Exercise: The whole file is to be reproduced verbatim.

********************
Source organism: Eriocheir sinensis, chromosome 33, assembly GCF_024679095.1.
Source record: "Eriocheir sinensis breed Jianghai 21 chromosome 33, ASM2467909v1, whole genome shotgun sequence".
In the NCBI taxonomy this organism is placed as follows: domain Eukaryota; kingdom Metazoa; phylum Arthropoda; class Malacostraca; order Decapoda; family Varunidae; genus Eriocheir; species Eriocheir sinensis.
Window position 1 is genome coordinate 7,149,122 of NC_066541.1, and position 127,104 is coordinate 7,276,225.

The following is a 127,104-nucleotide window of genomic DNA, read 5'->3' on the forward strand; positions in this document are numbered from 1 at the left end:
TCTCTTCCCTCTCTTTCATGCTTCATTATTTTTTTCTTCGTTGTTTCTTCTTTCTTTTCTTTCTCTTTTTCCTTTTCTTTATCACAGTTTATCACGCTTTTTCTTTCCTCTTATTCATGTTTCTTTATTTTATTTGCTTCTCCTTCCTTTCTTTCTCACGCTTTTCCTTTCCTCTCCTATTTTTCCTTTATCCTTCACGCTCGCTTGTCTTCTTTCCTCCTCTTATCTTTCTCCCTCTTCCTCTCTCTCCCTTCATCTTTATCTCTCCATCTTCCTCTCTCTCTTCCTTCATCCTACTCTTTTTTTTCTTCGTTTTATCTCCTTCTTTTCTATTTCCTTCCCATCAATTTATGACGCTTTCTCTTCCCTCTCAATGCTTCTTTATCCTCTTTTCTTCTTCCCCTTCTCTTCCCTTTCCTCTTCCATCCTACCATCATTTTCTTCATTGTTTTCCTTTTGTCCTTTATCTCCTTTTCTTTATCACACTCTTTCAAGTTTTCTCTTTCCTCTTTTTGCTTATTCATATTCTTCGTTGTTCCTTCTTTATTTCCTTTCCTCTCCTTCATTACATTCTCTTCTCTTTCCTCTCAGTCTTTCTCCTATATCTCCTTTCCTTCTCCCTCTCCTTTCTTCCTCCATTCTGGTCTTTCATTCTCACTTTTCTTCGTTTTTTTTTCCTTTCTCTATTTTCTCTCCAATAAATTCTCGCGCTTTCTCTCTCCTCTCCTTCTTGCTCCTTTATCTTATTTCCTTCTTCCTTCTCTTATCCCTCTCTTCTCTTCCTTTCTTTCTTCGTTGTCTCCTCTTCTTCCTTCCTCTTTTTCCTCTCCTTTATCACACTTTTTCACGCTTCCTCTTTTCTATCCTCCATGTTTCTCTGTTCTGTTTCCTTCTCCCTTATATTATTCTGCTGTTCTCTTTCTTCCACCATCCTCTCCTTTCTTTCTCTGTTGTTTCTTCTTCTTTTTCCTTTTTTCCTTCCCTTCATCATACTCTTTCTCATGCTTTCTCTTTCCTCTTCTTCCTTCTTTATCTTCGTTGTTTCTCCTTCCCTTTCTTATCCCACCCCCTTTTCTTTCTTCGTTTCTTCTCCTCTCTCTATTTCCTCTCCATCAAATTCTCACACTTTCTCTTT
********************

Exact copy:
Source organism: Eriocheir sinensis, chromosome 33, assembly GCF_024679095.1.
Source record: "Eriocheir sinensis breed Jianghai 21 chromosome 33, ASM2467909v1, whole genome shotgun sequence".
In the NCBI taxonomy this organism is placed as follows: domain Eukaryota; kingdom Metazoa; phylum Arthropoda; class Malacostraca; order Decapoda; family Varunidae; genus Eriocheir; species Eriocheir sinensis.
Window position 1 is genome coordinate 7,149,122 of NC_066541.1, and position 127,104 is coordinate 7,276,225.

The following is a 127,104-nucleotide window of genomic DNA, read 5'->3' on the forward strand; positions in this document are numbered from 1 at the left end:
TCTCTTCCCTCTCTTTCATGCTTCATTATTTTTTTCTTCGTTGTTTCTTCTTTCTTTTCTTTCTCTTTTTCCTTTTCTTTATCACAGTTTATCACGCTTTTTCTTTCCTCTTATTCATGTTTCTTTATTTTATTTGCTTCTCCTTCCTTTCTTTCTCACGCTTTTCCTTTCCTCTCCTATTTTTCCTTTATCCTTCACGCTCGCTTGTCTTCTTTCCTCCTCTTATCTTTCTCCCTCTTCCTCTCTCTCCCTTCATCTTTATCTCTCCATCTTCCTCTCTCTCTTCCTTCATCCTACTCTTTTTTTTCTTCGTTTTATCTCCTTCTTTTCTATTTCCTTCCCATCAATTTATGACGCTTTCTCTTCCCTCTCAATGCTTCTTTATCCTCTTTTCTTCTTCCCCTTCTCTTCCCTTTCCTCTTCCATCCTACCATCATTTTCTTCATTGTTTTCCTTTTGTCCTTTATCTCCTTTTCTTTATCACACTCTTTCAAGTTTTCTCTTTCCTCTTTTTGCTTATTCATATTCTTCGTTGTTCCTTCTTTATTTCCTTTCCTCTCCTTCATTACATTCTCTTCTCTTTCCTCTCAGTCTTTCTCCTATATCTCCTTTCCTTCTCCCTCTCCTTTCTTCCTCCATTCTGGTCTTTCATTCTCACTTTTCTTCGTTTTTTTTTCCTTTCTCTATTTTCTCTCCAATAAATTCTCGCGCTTTCTCTCTCCTCTCCTTCTTGCTCCTTTATCTTATTTCCTTCTTCCTTCTCTTATCCCTCTCTTCTCTTCCTTTCTTTCTTCGTTGTCTCCTCTTCTTCCTTCCTCTTTTTCCTCTCCTTTATCACACTTTTTCACGCTTCCTCTTTTCTATCCTCCATGTTTCTCTGTTCTGTTTCCTTCTCCCTTATATTATTCTGCTGTTCTCTTTCTTCCACCATCCTCTCCTTTCTTTCTCTGTTGTTTCTTCTTCTTTTTCCTTTTTTCCTTCCCTTCATCATACTCTTTCTCATGCTTTCTCTTTCCTCTTCTTCCTTCTTTATCTTCGTTGTTTCTCCTTCCCTTTCTTATCCCACCCCCTTTTCTTTCTTCGTTTCTTCTCCTCTCTCTATTTCCTCTCCATCAAATTCTCACACTTTCTCTTT